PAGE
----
The Brooklyn Nets have had to deal with unexpected change this summer. With the seemingly random exit of Jason Kidd and the departures of veteran swingman Paul Pierce and mercurial big-man Andray Blatche, the Nets have legitimate holes to fill and are looking to stabilize the organization. Bringing in Lionel Hollins is the first step in that direction. His reputation as a no-nonsense, defense-first coach precedes him. The last time we saw him on an NBA sideline, he led an offensively challenged Memphis Grizzlies squad to 56 wins and a spot in the Western Conference Finals, despite losing his leading scorer to a midseason trade. But how will Hollins translate past success with Memphis to future success with Brooklyn?
The first thing Hollins will bring to Brooklyn is a commitment to defense. Last year, the Nets only ranked 20th in the league in defensive rating (107.7) and 17th in opponent field goal percentage (45.8%). This is mediocre at best. In his final season in Memphis, he led the Grizzlies to the second best defensive rating in the league (100.3). If the Nets buy in to his defensive scheme, the Nets will be able to compete at a high level on a nightly basis.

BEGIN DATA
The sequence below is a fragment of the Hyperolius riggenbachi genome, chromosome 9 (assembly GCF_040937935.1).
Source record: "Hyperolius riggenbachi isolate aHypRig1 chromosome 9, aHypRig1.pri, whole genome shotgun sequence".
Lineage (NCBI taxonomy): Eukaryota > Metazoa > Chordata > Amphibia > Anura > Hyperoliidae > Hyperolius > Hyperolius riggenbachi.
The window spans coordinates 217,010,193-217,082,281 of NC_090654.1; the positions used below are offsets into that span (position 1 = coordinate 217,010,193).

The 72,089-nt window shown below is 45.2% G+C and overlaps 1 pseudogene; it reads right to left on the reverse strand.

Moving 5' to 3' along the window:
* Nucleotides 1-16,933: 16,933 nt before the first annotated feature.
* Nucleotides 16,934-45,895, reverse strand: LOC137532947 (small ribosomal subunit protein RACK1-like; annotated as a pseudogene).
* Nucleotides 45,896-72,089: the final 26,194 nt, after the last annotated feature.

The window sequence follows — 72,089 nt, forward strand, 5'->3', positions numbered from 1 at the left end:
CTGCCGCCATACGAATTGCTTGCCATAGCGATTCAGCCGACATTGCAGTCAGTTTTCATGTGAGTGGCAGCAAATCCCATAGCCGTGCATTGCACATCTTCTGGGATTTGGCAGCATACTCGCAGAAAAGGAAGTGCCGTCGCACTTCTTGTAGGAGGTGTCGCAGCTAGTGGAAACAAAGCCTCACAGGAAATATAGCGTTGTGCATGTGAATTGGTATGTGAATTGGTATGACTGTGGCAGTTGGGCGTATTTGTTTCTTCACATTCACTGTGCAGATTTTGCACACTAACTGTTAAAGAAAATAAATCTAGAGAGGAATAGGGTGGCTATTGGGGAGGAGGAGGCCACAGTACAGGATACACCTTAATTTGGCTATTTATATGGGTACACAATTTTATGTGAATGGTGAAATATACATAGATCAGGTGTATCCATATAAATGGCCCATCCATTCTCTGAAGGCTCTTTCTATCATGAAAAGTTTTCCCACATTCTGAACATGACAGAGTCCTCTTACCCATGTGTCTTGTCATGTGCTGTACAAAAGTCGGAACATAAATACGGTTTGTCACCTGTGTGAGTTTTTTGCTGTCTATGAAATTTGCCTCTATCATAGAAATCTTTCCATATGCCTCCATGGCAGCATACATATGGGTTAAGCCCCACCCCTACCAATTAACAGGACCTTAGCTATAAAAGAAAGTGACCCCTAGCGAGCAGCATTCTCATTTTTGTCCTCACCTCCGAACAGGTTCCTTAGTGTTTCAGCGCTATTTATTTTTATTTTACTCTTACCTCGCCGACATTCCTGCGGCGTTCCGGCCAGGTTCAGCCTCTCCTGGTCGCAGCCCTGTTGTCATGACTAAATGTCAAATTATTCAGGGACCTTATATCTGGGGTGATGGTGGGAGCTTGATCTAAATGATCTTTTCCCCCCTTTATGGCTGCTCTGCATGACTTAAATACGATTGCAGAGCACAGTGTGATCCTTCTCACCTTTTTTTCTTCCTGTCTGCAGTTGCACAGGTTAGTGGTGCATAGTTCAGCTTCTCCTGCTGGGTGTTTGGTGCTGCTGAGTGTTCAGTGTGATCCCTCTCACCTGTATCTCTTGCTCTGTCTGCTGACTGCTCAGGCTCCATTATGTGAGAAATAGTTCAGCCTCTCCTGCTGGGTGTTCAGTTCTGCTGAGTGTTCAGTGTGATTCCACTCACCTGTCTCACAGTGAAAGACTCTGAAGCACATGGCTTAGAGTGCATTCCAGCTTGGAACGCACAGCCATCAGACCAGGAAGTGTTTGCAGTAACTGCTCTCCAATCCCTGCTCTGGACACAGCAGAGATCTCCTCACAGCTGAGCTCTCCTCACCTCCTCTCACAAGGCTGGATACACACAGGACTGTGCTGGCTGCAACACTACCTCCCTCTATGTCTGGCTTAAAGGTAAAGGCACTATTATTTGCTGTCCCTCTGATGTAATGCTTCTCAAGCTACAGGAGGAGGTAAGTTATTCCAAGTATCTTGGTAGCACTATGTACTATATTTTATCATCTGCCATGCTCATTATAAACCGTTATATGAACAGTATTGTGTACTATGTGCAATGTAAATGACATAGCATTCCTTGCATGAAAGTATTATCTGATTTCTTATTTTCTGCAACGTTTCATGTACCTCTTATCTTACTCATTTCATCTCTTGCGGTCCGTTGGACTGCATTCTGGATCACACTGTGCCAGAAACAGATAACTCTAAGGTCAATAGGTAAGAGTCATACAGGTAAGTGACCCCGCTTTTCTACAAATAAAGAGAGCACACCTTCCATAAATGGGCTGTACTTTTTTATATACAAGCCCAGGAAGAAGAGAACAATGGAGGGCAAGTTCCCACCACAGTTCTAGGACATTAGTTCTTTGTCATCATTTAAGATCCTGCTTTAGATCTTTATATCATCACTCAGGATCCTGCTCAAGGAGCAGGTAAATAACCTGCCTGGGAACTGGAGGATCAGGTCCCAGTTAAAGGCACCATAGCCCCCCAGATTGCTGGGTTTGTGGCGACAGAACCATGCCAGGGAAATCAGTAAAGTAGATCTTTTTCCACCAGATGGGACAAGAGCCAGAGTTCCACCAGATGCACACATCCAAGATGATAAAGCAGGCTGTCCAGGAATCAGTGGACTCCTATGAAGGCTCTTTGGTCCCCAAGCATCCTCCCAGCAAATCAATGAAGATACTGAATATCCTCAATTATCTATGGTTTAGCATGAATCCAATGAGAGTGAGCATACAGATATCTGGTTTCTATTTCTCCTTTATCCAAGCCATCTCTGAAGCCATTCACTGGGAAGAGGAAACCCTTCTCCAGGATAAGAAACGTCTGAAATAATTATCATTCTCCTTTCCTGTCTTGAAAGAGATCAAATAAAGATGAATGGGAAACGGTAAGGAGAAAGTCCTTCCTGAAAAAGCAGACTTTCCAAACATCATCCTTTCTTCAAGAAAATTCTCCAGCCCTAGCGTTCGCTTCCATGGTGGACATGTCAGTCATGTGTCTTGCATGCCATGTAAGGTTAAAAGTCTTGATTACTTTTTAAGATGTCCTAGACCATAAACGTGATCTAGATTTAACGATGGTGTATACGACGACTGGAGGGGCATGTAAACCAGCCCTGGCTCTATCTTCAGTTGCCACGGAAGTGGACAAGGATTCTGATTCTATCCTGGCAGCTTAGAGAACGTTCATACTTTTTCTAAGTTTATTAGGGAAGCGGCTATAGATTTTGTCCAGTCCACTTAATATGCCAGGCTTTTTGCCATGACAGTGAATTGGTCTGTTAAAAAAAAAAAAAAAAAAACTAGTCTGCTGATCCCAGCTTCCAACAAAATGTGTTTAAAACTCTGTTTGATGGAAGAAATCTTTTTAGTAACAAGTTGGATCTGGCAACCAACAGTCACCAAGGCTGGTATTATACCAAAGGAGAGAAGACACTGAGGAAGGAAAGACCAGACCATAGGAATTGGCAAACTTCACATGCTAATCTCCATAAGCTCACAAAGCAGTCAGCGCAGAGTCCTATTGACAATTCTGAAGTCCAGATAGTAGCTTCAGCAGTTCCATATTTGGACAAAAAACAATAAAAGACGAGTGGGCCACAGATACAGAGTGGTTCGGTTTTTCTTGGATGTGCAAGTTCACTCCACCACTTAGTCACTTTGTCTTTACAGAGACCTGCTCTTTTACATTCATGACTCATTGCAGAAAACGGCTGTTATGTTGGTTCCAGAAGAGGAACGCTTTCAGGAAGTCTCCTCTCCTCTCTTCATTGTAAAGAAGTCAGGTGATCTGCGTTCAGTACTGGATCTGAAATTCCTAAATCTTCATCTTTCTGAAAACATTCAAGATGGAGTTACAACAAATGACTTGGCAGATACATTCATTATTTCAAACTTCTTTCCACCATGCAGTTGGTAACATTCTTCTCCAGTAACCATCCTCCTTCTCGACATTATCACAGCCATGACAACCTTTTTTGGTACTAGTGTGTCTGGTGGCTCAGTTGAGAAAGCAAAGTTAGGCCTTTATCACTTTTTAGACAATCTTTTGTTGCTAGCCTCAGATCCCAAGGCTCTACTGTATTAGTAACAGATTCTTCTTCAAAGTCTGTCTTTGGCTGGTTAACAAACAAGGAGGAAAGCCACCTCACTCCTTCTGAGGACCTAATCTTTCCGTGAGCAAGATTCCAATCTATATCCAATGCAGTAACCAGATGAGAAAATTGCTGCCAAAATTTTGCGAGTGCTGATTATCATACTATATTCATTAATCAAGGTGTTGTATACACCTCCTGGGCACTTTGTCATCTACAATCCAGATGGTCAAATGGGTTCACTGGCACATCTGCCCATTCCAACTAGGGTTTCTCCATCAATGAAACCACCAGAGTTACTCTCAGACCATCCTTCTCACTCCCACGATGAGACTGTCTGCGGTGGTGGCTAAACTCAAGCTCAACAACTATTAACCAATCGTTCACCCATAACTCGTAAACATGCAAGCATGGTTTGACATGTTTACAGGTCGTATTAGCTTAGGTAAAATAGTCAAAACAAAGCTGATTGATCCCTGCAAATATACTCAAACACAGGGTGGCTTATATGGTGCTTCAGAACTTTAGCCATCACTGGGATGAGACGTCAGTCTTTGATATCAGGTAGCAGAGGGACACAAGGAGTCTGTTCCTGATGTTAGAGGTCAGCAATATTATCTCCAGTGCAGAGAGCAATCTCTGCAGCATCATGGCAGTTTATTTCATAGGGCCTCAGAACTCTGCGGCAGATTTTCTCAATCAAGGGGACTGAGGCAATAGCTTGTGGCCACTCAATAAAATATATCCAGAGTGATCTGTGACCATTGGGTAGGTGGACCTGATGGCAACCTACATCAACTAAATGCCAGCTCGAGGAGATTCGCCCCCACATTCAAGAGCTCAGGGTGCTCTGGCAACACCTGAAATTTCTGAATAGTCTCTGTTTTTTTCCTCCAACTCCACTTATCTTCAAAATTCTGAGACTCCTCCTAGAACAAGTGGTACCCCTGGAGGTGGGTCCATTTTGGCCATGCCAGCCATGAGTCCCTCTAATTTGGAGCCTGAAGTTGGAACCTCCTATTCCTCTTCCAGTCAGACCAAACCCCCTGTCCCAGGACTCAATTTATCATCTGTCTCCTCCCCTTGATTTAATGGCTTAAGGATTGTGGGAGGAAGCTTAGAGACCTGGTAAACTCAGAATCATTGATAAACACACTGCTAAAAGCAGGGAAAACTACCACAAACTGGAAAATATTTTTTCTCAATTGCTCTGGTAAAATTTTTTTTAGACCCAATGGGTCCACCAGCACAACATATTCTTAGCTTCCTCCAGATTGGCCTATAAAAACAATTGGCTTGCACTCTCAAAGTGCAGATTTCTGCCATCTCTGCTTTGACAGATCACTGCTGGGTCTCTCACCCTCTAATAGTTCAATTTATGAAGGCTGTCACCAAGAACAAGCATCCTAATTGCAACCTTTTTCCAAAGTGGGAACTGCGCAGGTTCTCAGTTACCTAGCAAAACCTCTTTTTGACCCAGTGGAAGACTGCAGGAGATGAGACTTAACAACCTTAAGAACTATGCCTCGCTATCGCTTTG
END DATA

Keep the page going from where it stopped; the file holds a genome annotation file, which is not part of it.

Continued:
Another characteristic of a Hollins-coached teams is the grinding pace at which they play. In his last year in Memphis, the Grizzlies had the slowest pace in the league, only using 88.4 possessions per game. This will fit right in with the half-court players on his roster such as Kevin Garnett, Brook Lopez, and Joe Johnson.
The biggest question marks for Hollins will be how healthy his stars will be going forward. Deron Williams is coming off of ankle surgeries and it remains to be seen which version of Williams comes back. If he is healthy, he can be one of the best point guards in the league. Brook Lopez is coming off of season-ending foot surgery and his case will determine what expectations for the team will be. When healthy, he is the best offensive center in the NBA. His skill set coupled with his elite size makes him a rarity in the NBA. If Lopez can stay healthy this season, it will be much easier for Hollins to achieve early success.
In 3 of his last 4 years as a head coach, Hollins has outperformed his team’s Expected Win/Loss record. Look for the Brooklyn Nets to consistently be a top-5 team in the Eastern Conference. He may not be the “Championship or Bust” bravado that the Nets had when they first moved to Brooklyn, but stability in the NBA can be invaluable. Building the franchise with Hollins on the sideline all but guarantees that the emphasis will be about what’s going on between the lines rather than off the court.